Kohelet, Sukkot 2013

I usually don’t look forward to reading Kohelet because of its negative and misogynistic bent.  The text opens with “Havel Havelim”, “Vanity of vanities,” “Utter futility…”  Why do we even read such a message on Sukkot, a holiday of Thanksgiving and harvest?

Then I remembered the popular peace song from the 60’s– Turn, Turn, Turn— that comes almost verbatim from the third chapter of Kohelet—Sing it with me:  To Everything—turn, turn, turn—There is a season—turn, turn, turn—And a time for every purpose, under Heaven.

The message to live in harmony with the cycles of seasons as we follow the Jewish Calendar through the year is a very positive one.  In addition, the title of this megillah, Kohelet, means “Gatherer” or “Gatherings” and Kohelet is full of wise adages like, “A good name is better than fragrant oil.” Another is, “It is better to listen to a wise man’s reproof than to the praise of fools,” and also, “Better a patient spirit than a haughty spirit.”  How does this useful advice and upbeat theme mesh with the pessimism of “Havel havelim?”

The Jewish approach to an apparent paradox in a text is to look more closely at the text itself.  When we do that with Kohelet, a new possibility arises.  There are 3 words that are repeated over and over again in Kohelet :  Hevel, Shemesh and Adam.  Hevel, translated as vanity or futility, also means “breath, vapor or mist.” It indicates something insubstantial, something transient, so the “utter futility” of Kohelet is an allusion to the impermanence of the material world, just like our sukkot.

However, words meaning “breath” in Hebrew are also used to refer to the different levels of soul—nefesh, ruach and neshamah.  So Hevel can be a reference to the life force that inspires us, and “utter futility” can be a reminder to pay attention to our breath, to the breath of life through which we were created.  Rather than lead us to despair, “Hevel havalim” can inspire us to see everything as infused with the breath of life and of God.

We know that the other two words—Shemesh and Adam—mean “Sun”—S-u-n—and Man or Earth.    Listen to some of the other words found in the beginning of Kohelet ; what do they call to mind? Di-ber (Word); Ruach (Wind); Mayim(Water); Shamayim( Heaven); Afar(Dust); Gan(Garden); and Shivii(Seven) which appears near the end.  Sound familiar?

These are the same words found in the Creation story in B’reisheit where God SPOKE the world into being; where a WIND from God swept over the water;  where HEAVEN and EARTH were finished; where God BREATHED life into DUST and created ADAM; where God put Adam and Eve in the GARDEN; and rested on the SEVENTH day.    Also, the word Hevel is referenced SEVEN times in verse 2 of Kohelet and Hevel also is the Hebrew name of Abel, the firstborn of Adam and Eve.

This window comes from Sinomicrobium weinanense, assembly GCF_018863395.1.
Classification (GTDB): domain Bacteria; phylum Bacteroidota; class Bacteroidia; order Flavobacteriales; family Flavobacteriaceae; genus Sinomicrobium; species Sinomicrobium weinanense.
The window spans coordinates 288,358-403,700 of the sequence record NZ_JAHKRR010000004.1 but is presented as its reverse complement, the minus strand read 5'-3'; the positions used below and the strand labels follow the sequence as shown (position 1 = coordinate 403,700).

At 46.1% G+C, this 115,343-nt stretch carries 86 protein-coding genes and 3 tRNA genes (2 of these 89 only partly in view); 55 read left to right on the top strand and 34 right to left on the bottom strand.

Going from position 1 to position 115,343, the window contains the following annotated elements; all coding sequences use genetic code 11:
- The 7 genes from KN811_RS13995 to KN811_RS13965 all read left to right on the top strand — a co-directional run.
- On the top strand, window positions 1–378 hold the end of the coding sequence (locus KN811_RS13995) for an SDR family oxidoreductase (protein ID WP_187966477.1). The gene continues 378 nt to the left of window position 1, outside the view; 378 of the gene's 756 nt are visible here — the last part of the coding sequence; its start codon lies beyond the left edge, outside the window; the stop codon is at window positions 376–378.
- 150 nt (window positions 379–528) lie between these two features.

Another way Kohelet is connected stylistically to the Creation narrative is in its use of pairs:  God separated the light from the darkness, the water from the dry land, day from night.  Kohelet links “a time to be born and a time to die,” “a time to plant and a time to uproot.”  Eve bears two children, Cain and Abel;  and, of course, the animals went into the Ark “two by two.”

There is another interesting parallel between B’reishit and Kohelet.  In Genesis 2:16 we read:

And the Lord God commanded the man, saying, “Of every tree of the garden you are free to eat

This is the proof text for the Noahide laws, the commandments incumbent on all humankind.  The Sages read into this verse the prohibitions against blasphemy, idolatry, adultery, murder and robbery.  These are called the mitzvoth b’nei Noach—laws incumbent on all the descendents of Noah.

At the end of Kohelet, the author gives us a similar message:

The sum of the matter, when all is said and done:  Revere God and observe His commandments!  For this applies to all mankind.

Thus mitzvoth at the end of Kohelet point us back to the mitzvoth b’nei Noach of B’reishit.

There is more than just a semantic connection between Kohelet and B’reishit.  In ancient times, it was the custom to read Kohelet in 4 parts—on the first 2  days of Sukkot, on Shemini Atzeret and Simchat Torah.  Since the Torah readings from  Sukkot to Shemini Atzeret relate to the set times for the Festivals, reading Kohelet during this period reinforced the message of the cycle of seasons of the Jewish calendar.

Then, on Simchat Torah, we turn from the end of Deuteronomy to the beginning of Genesis—from D’varim (Words) to B’reishit (Creation).  Kohelet acts as a bridge text, foreshadowing B’reishit through its imagery, its vocabulary and its message of mitzvoth.

In Pirke Avot we are told about the Torah to “Turn it, turn it for everything is in it.” Next week, as we gather to celebrate Simchat Torah, think about Kohelet and its connection to the beginning of the Torah.  As we turn it, turn it and turn ourselves again, beginning a new cycle of time, remember to breathe in our connection to God, as God breathed Creation into being,  and to fill our lives with the joy of mitzvoth, the joy of this holiday season and every day of our lives.